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Sibos descends on Geneva

Those of you unfamiliar with the annual jamboree which is the wonderful SIbos – the world’s largest financial conference/exhibition – will possibly be oblivious to the scale and intensity of the event, and its impact and influence in the short-term trade, FI and fintech community.

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Comments (2)

  • Jonathan Bell
    Jonathan Bell, TXF 6 October 2016

    Many thanks for your remarks and observations Whitman. I think we will gradually see a continuation of a variety of collaborative measures between the banks and between the banks and various fintech-type companies. And, it is interesting to see some banks actually taking stakes in such fintech companies, with Standard Chartered's stake in Ripple being just one such very recent example. I asked the COO of Ripple last week just how much actual activity Ripple was focusing on the trade finance sector, and he replied that so far it had been very little. Perhaps this will change with such partnerships with financial institutions now. I'm sure there will be much more to hear from them by the time we get around to Sibos Toronto in October 2017.

  • Whitman Knapp
    Whitman Knapp, GTBInsights LLC 5 October 2016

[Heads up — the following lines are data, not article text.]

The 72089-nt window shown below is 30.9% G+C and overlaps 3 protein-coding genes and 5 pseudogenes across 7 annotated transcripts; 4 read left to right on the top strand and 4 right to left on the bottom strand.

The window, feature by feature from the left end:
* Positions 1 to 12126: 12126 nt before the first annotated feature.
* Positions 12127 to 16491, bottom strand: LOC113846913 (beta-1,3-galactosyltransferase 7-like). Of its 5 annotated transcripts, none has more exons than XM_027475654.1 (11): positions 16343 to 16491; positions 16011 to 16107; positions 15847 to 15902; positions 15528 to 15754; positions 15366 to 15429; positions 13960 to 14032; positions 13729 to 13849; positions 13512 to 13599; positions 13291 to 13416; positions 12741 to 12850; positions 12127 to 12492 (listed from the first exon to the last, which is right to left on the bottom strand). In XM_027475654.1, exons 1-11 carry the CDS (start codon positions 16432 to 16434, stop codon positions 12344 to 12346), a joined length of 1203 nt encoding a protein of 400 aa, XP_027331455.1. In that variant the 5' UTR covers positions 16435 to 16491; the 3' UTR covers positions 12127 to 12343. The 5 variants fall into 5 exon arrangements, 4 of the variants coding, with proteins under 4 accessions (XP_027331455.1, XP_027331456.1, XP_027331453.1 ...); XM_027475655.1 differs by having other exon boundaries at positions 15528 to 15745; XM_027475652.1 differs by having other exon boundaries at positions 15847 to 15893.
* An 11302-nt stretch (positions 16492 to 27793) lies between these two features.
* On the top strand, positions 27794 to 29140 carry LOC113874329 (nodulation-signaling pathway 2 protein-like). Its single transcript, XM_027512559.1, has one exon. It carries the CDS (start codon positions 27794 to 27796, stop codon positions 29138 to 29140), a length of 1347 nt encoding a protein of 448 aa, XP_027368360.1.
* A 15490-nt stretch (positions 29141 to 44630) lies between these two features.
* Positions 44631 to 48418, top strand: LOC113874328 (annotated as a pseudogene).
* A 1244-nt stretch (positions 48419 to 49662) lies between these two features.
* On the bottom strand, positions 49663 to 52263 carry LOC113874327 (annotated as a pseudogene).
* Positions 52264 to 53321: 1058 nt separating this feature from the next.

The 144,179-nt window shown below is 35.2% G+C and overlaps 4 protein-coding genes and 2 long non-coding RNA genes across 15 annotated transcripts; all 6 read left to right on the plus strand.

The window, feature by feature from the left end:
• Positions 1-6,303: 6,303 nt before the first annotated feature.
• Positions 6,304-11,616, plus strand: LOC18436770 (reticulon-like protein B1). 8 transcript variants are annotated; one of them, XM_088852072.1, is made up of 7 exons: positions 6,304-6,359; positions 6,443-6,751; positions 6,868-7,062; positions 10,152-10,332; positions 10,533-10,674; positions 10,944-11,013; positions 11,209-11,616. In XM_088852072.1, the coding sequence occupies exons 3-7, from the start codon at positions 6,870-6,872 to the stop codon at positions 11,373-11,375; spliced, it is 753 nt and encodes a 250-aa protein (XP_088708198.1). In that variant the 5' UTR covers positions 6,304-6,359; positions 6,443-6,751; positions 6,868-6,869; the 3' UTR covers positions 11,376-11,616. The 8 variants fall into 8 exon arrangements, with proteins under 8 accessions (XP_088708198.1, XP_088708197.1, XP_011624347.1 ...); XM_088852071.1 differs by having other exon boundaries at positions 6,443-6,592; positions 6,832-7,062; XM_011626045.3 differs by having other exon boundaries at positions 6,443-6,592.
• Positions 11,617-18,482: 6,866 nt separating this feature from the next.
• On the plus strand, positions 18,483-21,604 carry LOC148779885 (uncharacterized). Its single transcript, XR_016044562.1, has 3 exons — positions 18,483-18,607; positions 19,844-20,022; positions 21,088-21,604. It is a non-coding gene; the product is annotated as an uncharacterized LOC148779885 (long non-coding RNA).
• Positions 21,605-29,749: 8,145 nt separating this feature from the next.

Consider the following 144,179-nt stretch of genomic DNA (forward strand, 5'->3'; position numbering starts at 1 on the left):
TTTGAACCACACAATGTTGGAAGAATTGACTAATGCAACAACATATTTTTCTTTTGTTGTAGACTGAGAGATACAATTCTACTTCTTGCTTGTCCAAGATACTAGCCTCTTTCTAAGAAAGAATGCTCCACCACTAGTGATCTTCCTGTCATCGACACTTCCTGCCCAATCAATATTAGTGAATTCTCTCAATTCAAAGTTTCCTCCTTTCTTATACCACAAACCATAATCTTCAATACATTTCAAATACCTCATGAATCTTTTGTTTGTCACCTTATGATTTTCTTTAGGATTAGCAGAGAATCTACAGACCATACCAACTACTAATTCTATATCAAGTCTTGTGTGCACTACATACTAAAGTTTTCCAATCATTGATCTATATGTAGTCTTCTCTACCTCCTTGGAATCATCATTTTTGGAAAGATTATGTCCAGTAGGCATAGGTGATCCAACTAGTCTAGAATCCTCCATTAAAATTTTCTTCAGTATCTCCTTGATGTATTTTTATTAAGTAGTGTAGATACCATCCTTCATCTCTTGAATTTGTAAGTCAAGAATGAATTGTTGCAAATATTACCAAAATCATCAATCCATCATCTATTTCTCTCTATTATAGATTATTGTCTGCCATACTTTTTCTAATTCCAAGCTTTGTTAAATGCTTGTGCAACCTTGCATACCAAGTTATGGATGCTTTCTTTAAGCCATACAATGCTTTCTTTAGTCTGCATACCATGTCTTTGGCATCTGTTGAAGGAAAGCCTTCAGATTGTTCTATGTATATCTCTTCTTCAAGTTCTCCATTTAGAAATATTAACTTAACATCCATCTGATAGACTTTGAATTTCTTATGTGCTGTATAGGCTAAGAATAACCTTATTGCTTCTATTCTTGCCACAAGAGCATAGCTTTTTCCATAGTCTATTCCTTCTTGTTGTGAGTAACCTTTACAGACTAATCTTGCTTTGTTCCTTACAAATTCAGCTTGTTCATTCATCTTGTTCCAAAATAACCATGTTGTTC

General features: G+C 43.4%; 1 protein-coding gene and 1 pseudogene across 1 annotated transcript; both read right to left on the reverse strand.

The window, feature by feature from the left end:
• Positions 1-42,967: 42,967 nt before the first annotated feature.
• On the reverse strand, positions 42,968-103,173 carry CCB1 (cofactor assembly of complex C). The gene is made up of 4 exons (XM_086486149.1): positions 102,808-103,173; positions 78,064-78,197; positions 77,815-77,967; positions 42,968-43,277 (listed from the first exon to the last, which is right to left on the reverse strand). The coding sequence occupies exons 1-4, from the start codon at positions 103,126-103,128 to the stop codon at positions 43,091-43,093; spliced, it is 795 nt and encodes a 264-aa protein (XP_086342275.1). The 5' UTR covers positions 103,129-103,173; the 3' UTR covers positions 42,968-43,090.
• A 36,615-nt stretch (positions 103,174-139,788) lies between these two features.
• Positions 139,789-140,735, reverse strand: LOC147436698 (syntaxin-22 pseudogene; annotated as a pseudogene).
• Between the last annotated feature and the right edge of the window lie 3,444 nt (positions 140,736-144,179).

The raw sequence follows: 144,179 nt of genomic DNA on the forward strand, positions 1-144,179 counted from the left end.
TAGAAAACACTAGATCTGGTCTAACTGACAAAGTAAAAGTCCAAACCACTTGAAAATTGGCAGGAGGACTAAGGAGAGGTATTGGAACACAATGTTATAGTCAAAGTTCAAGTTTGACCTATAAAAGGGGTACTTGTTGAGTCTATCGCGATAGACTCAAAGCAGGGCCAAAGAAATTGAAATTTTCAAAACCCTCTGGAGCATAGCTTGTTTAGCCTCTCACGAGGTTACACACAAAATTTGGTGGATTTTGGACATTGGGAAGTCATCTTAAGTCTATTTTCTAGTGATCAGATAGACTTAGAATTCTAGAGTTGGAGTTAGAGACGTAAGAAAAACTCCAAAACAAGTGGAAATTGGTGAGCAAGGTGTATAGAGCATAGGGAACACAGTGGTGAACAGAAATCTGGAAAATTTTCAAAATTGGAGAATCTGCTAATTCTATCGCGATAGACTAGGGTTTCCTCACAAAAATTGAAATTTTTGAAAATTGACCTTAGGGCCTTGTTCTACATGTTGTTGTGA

Agreed, it was a great Sibos. It was particularly interesting as it brought to the front the dynamics of the SWIFT fintech relationship. One of the industries sources of information, Finextra, did the transaction banking community a significant service with its attention grabbing headline “Ripple rudely gatecrashes Sibos party” (https://www.finextra.com/newsarticle/29512/ripple-rudely-gatecrashes-sibos-party?utm_medium=newsflash&utm_source=2016-9-28). This article brought to light a critical issue for transaction banking, and for SWIFT. Are the banks and their traditional partners going to compete or collaborate with the emerging fintech world? It is important to appreciate SWIFT’s lineage and the difficultly in shedding the long held banker‘s belief that “if it wasn’t invented here, built here and controlled here, it is not fit for purpose.” While one observes some change in this mind set, it is still widely held. It is particularly ironic that this view still appears to hold sway at SWIFT given that its own Innotribe group has taken a lead in pointing out to the members of the transaction banking community the need for new thinking, the need for open systems and the need for collaboration by all actors in the ecosystem. It seems counterproductive for SWIFT to invest significant time and money creating its admirably intentioned GPI initiative when the underlying technical capability is available right now from Ripple (www.ripple.com). SWIFT’s plan to create a payments dashboard also seems counterproductive when intix (www.intix.eu) has a credible offering today. Both of these important efforts would be advanced more rapidly through collaboration rather than competition. One hopes when Sibos meets next October in Toronto, not only will Ripple be invited, but demonstrable progress will have been made to collaborate on the transaction banking industry’s need for payments services which are secure, faster, cost effective and more transparent. Whitman E. Knapp Chairman GTBInsights LLC

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